In the corn market, the USDA reduced feed usage by 75 M bu down to 5.3 B bu.  They also reduced the amount of corn used by the ethanol industry by 50 M bu down to 5.5 B bu.  This industry continues to struggle with a lack of margins, and the industry is not running at capacity at this time.  This helps to explain why corn usage has backed off.  Finally, corn exports were reduced by 75 M bu down to 2.3 B bu as well.  The US market is struggling to find export demand.  Last year, the PNW was very busy shipping corn to China.  This year, Brazil and Argentina have huge corn crops on the horizon and their price is substantially cheaper than corn from the US.  In fact, they have the cheapest corn in the world now, and the Chinese are buying their corn and not ours.  On top of all of this, the Trump administration and China continue to work together to try and get a new agreement in place to end the tariff war between the two countries.  This is allowed China to not buy corn like in past years as well.  Its been a very long time since we have seen the USDA reduce all three of these categories on the same report, and it added to the heaviness of the report.  When the dust settled, there were 200 M bu of corn added to ending stocks, increasing this final number to 2.035 B bu.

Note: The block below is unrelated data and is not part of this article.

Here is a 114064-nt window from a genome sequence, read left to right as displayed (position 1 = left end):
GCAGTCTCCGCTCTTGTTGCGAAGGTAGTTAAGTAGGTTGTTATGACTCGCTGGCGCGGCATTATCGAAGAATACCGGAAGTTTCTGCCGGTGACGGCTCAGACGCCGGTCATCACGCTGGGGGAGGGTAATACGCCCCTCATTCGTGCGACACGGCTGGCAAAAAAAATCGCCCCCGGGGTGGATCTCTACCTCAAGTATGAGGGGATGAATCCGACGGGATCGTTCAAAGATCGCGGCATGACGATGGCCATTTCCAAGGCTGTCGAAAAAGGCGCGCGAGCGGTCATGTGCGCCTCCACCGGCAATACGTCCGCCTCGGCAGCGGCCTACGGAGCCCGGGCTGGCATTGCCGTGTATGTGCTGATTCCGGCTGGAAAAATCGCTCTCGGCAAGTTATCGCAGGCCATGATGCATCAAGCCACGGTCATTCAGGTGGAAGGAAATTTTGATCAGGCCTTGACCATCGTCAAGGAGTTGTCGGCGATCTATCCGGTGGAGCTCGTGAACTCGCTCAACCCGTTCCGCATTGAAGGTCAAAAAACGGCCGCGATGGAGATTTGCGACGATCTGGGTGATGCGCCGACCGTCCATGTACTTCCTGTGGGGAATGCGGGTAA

As I have said many times, having a corn carryout starting with a “2” puts the market in comfort mode.  Supplies are plentiful, and the market will likely see no need to rally.  However, we have a mounting problem just around the corner.  This relaxed sentiment makes the assumption that we have no problems planting a 92.8 M acre corn crop.  Will the US be able to get all of this corn planted at the right time as major areas of the western and northern Corn Belt sit now with a major snow or rain event on top of it right now?  Even with no snow or rain today, vast areas still are dealing with wetter and colder soil conditions which will likely press the corn planting date well into May.  Now, with more snow and rain, it just keeps pushing the likely corn planting date farther and farther into the back edge of the appropriate planting window for corn.  If any other weather systems develop and drop more precipitation in these areas, I can easily see many corn acres get switched to beans.  If this happens, all of a sudden, we don’t have such a plentiful corn supply.  In the coming days, I see the corn market becoming much more sensitive to the weather situation.  On top of this, the funds are extremely short corn futures, and all we need is a reason for them to cover (buy) their short position back, and we could have an explosive corn market on our hands until the we get our corn completely planted.  Thus, I am not bearish corn.  There is a real potential for the corn market to bounce from these levels and rally until at least we get 50% of the crop planted.  It is a real risk, and the market will eventually recognize it, at some point.